PMCID: PMC2777320  PMID: 19956659
24.  Genome-Wide Mapping of Copy Number Variation in Humans: Comparative Analysis of High Resolution Array Platforms 
PLoS ONE  2011;6(11):e27859.
Accurate and efficient genome-wide detection of copy number variants (CNVs) is essential for understanding human genomic variation, genome-wide CNV association type studies, cytogenetics research and diagnostics, and independent validation of CNVs identified from sequencing based technologies. Numerous, array-based platforms for CNV detection exist utilizing array Comparative Genome Hybridization (aCGH), Single Nucleotide Polymorphism (SNP) genotyping or both. We have quantitatively assessed the abilities of twelve leading genome-wide CNV detection platforms to accurately detect Gold Standard sets of CNVs in the genome of HapMap CEU sample NA12878, and found significant differences in performance. The technologies analyzed were the NimbleGen 4.2 M, 2.1 M and 3×720 K Whole Genome and CNV focused arrays, the Agilent 1×1 M CGH and High Resolution and 2×400 K CNV and SNP+CGH arrays, the Illumina Human Omni1Quad array and the Affymetrix SNP 6.0 array. The Gold Standards used were a 1000 Genomes Project sequencing-based set of 3997 validated CNVs and an ultra high-resolution aCGH-based set of 756 validated CNVs. We found that sensitivity, total number, size range and breakpoint resolution of CNV calls were highest for CNV focused arrays. Our results are important for cost effective CNV detection and validation for both basic and clinical applications.
PMCID: PMC3227574  PMID: 22140474
25.  Copy Number Variant Analysis of Human Embryonic Stem Cells 
Stem cells (Dayton, Ohio)  2008;26(6):1484-1489.
Differences between individual DNA sequences provide the basis for human genetic variability. Forms of genetic variation include single-nucleotide polymorphisms, insertions/duplications, deletions, and inversions/translocations. The genome of human embryonic stem cells (hESCs) has been characterized mainly by karyotyping and comparative genomic hybridization (CGH), techniques whose relatively low resolution at 2–10 megabases (Mb) cannot accurately determine most copy number variability, which is estimated to involve 10%–20% of the genome. In this brief technical study, we examined HSF1 and HSF6 hESCs using array-comparative genomic hybridization (aCGH) to determine copy number variants (CNVs) as a higher-resolution method for characterizing hESCs. Our approach used five samples for each hESC line and showed four consistent CNVs for HSF1 and five consistent CNVs for HSF6. These consistent CNVs included amplifications and deletions that ranged in size from 20 kilobases to 1.48 megabases, involved seven different chromosomes, were both shared and unique between hESCs, and were maintained during neuronal stem/progenitor cell differentiation or drug selection. Thirty HSF1 and 40 HSF6 less consistently scored but still highly significant candidate CNVs were also identified. Overall, aCGH provides a promising approach for uniquely identifying hESCs and their derivatives and highlights a potential genomic source for distinct differentiation and functional potentials that lower-resolution karyotype and CGH techniques could miss.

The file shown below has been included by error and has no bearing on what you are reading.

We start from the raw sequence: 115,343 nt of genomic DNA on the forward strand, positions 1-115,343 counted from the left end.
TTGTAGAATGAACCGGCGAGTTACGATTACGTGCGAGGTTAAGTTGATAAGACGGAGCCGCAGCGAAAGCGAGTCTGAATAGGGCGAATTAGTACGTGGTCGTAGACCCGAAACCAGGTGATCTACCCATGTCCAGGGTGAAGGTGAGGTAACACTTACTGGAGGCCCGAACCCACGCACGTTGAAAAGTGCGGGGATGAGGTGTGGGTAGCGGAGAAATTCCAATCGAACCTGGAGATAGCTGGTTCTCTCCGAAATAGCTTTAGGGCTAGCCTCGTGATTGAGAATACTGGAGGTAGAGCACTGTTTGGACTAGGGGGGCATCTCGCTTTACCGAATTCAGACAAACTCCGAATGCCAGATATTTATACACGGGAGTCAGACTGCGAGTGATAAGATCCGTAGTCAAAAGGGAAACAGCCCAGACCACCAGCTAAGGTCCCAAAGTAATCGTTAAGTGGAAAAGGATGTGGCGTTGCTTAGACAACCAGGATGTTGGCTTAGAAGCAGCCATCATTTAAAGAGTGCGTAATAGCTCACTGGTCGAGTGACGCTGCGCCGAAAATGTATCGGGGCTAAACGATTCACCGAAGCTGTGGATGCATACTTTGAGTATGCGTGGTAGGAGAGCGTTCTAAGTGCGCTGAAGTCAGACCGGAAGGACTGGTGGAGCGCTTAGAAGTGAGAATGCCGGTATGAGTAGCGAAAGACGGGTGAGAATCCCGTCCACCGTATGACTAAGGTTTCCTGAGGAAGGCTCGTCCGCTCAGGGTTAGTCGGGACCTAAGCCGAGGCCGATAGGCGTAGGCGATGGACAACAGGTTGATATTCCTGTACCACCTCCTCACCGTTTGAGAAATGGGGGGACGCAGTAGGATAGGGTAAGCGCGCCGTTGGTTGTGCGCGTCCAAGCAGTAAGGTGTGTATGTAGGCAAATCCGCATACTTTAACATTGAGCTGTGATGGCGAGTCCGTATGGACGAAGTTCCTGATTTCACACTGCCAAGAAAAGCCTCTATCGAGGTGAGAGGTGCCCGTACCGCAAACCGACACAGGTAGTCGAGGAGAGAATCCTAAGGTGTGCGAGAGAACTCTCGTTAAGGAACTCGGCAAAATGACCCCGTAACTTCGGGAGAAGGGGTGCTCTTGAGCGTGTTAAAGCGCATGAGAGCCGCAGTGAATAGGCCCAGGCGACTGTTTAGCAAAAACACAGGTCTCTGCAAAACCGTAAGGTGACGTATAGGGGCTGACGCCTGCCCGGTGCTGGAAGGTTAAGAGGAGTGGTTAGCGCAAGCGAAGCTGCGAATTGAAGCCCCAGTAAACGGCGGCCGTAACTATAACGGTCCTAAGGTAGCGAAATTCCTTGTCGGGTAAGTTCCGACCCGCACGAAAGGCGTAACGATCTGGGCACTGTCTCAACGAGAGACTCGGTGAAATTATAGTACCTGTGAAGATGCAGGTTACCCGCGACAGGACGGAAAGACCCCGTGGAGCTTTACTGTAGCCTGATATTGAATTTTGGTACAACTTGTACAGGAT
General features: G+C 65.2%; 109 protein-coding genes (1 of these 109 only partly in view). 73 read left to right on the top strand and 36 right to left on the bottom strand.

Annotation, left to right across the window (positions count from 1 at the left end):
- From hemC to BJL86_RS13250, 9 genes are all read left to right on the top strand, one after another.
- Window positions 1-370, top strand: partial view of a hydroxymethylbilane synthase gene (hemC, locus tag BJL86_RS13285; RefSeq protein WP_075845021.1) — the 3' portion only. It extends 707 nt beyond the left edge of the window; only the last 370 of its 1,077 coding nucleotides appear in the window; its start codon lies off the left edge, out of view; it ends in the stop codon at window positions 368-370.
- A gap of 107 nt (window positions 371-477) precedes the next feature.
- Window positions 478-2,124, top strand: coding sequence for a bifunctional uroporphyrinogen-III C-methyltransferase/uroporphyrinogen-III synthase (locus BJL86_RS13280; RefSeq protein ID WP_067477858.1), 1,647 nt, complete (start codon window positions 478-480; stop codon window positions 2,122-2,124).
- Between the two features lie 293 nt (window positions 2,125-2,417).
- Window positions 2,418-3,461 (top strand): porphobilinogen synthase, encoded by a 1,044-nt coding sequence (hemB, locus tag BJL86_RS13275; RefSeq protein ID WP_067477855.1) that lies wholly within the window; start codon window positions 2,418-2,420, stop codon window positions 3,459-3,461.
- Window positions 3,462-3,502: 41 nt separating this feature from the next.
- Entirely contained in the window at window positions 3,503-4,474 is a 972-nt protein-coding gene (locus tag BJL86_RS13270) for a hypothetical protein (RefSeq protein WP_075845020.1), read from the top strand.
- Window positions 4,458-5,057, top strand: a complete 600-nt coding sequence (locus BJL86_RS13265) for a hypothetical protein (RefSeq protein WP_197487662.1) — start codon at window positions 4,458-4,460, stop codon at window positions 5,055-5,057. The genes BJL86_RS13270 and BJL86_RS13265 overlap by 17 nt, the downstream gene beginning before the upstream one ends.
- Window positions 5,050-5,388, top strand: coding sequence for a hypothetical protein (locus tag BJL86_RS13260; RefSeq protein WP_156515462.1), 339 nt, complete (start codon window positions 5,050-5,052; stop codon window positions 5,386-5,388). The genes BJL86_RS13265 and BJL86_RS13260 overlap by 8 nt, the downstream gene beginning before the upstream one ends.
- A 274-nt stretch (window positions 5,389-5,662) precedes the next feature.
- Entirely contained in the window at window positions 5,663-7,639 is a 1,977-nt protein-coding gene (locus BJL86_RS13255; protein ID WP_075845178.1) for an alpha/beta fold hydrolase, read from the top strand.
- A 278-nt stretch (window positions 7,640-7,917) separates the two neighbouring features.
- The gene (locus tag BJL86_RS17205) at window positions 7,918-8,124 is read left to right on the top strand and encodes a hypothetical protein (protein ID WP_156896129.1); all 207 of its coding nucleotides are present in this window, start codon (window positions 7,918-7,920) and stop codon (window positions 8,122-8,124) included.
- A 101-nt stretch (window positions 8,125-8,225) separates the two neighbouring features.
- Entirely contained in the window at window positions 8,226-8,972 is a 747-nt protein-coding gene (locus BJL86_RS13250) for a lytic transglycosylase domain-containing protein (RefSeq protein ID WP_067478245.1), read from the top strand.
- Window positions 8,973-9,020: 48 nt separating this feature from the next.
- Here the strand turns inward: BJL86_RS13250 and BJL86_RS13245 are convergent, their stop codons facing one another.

PMCID: PMC3901366  PMID: 18369100
Embryonic stem cells; Oligonucleotide array sequence analysis; Genome stability; Multipoint statistics; Algorithmic biology